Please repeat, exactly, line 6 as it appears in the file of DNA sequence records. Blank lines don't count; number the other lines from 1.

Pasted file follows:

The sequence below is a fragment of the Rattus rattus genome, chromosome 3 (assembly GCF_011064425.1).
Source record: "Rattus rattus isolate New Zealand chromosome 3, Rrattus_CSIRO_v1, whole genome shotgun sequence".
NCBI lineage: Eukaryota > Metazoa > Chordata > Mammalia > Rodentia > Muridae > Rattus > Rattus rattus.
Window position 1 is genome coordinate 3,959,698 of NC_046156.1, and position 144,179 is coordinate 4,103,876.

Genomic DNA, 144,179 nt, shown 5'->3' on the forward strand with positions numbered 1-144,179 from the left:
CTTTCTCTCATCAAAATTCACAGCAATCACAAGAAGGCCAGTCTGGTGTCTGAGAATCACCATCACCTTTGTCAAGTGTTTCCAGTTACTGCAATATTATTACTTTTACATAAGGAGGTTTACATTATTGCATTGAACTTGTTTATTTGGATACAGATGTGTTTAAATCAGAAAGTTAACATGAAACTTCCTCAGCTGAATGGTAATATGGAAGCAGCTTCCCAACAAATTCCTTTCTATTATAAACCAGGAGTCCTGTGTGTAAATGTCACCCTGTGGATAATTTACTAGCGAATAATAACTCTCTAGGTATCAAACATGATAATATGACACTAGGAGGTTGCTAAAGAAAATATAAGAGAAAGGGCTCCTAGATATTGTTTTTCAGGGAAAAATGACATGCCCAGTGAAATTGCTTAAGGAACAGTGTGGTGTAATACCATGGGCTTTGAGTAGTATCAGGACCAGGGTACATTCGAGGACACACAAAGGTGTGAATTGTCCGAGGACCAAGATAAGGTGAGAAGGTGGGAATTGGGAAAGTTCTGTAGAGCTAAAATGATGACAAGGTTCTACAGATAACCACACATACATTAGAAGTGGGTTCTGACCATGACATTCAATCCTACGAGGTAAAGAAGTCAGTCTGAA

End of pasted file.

CTTTCTCTCATCAAAATTCACAGCAATCACAAGAAGGCCAGTCTGGTGTCTGAGAATCACCATCACCTTTGTCAAGTGTTTCCAGTTACTGCAATATTATTACTTTTACATAAGGAGGTTTACATTATTGCATTGAACTTGTTTATTTGGATACAGATGTGTTTAAATCAGAAAGTTAACATGAAACTTCCTCAGCTGAATGGTAATATGGAAGCAGCTTCCCAACAAATTCCTTTCTATTATAAACCAGGAGTCCTGTGTGTAAATGTCACCCTGTGGATAATTTACTAGCGAATAATAACTCTCTAGGTATCAAACATGATAATATGACACTAGGAGGTTGCTAAAGAAAATATAAGAGAAAGGGCTCCTAGATATTGTTTTTCAGGGAAAAATGACATGCCCAGTGAAATTGCTTAAGGAACAGTGTGGTGTAATACCATGGGCTTTGAGTAGTATCAGGACCAGGGTACATTCGAGGACACACAAAGGTGTGAATTGTCCGAGGACCAAGATAAGGTGAGAAGGTGGGAATTGGGAAAGTTCTGTAGAGCTAAAATGATGACAAGGTTCTACAGATAACCACACATACATTAGAAGTGGGTTCTGACCATGACATTCAATCCTACGAGGTAAAGAAGTCAGTCTGAA